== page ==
how often do you switch your pain medications and which would you recommend

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Date Joined Dec 2011
Total Posts : 63
   Posted 12/4/2011 5:02 PM (GMT -6)   
I have been on the same pain medication for the last 7 years going against what my doctor wants. I take large doses of norco and valium as my primary pain relievers for my trigeminal neuralgia and crohns/colitis. since the age of 10 they were giving me daily demerol injections which lasted 8 years. I then went through many drugs which made me ill, percocet, regular morphine methadone, diladid, etc. and stayed with norco. My doctor has been advising me to take oxycodone 15mg/300 month for sometime but I have refused. My current meds are no longer working (I have a school aged child and cannot be zonked out which is why I am stubborn about this) I need a change. how often do you change your meds to keep them working and what do you think about the oxycodone change from norco? can I expect to be feeling badly for awhile? I should have switched years ago, I have been in constant pain for the last 3 months and have been nervous with all of the bad things you hear about oxycodone

Veteran Member

Date Joined Feb 2011
Total Posts : 1059
   Posted 12/4/2011 6:05 PM (GMT -6)   
I have been taking oxycodone 10mg three times a day or every 4 hours if really bad. I also take neurontin 200-300mg three times a day and amitriptyline 30mg at night. The first two weeks when starting on the oxycodone my GP started me off slow until body adjusted to the side effects. Only thing I got was feeling bit dopey and light headed, now I'm fine. Able to work and drive and feel fine on them. I seem to be lucky as can stop pain killers at any time if pain is ok. Some days when I am not working and just doind nothing at home will miss my lunchtime dose of oxycodone and it doesn't bother me, pain gradually gets worse and that reminds me to take the night time ones but don't get shakes or other things some people seem to get.

I don't know about the effects of changing from narco to oxycodone so ccannot comment on that. The above combo works for me so that pain, although it is still there, it is at a manageable level.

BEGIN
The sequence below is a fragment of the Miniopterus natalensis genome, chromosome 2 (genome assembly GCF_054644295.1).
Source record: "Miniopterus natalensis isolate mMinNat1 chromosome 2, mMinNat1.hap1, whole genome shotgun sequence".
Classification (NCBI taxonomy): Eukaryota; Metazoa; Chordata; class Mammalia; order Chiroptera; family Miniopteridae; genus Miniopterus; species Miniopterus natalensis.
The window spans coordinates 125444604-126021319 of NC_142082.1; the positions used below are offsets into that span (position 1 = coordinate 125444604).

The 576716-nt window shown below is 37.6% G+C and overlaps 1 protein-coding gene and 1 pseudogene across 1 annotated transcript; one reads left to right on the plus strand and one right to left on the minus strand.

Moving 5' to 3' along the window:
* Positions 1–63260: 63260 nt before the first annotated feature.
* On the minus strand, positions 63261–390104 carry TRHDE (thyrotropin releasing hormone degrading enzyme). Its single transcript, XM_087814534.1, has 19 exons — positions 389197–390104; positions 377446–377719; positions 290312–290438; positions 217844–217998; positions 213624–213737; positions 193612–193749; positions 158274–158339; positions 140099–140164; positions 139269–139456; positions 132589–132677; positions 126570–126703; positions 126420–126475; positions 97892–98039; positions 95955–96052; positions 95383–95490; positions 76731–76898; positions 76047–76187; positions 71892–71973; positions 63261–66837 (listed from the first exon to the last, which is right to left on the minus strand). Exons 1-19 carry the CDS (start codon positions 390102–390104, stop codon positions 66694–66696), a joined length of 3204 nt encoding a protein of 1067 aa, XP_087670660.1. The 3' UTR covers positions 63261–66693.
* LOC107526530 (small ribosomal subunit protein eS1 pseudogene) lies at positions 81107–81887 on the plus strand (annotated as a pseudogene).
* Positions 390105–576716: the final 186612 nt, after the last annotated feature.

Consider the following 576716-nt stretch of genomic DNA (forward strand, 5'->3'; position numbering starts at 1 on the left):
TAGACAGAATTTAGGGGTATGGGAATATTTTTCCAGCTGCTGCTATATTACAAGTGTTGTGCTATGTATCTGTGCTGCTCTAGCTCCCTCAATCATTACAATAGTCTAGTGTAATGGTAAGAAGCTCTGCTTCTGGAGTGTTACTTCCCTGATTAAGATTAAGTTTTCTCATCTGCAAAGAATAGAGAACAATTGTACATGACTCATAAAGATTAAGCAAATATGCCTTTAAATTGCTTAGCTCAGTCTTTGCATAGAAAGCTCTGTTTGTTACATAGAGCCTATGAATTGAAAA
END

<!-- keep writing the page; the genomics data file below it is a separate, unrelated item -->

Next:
Crohn's, antiphospholipid syndrome, Crohn's arthritis, very low blood pressure, low kidney function, ezcema, asthma, ileostomy, numerous surgeries for abscessses & strictures. Humira - very bad permanent side effects incl joint pain, hair loss, fatigue & nreve damage. Azathioprine, immodium, simethicone, fludrocortisone, oxycodone, gabapentin, tramadol, amitriptyline, Folic acid, vit d & calcium.

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Date Joined Feb 2003
Total Posts : 16787
   Posted 12/4/2011 6:25 PM (GMT -6)   
Hi Equest, there really is no time limit so to speak on switching pain meds. Its more a matter of when they become less effective in controlling our pain, that is when we know its time to either increase the medication or move to something different. You are lucky to have lasted 7 years on one medication to control your pain. I would think when switching you to something new your dr would take into consideration your dose in order to keep your pain under control, rather than start you off on something lower. Have you talked to him/her about the conversion of these two medications?

I was on Norco at one time and did very well until it just stopped working. From there I went to 15mg of Oxycodone and I had no problem. But, keep in mind we all metabolize medications differently. I am not saying you will have a problem, but I would be at least be willing to try the change, otherwise you may miss out on something giving you relief, you will not know until you try it.

One thing I would like to point out to you is all studies have shown that people that suffer with chronic pain rarely become addicted to their medications. They may become tolerant to something, which is no differentthan becoming tolerant to say BP medications. Addiction is for those seeking drugs illegally and not using them as they were intended. People looking to get high and not have a medical condition. I have been on BP meds over 20 years and often have to switch because they become less effective after a period of time. My pain meds can do the same thing.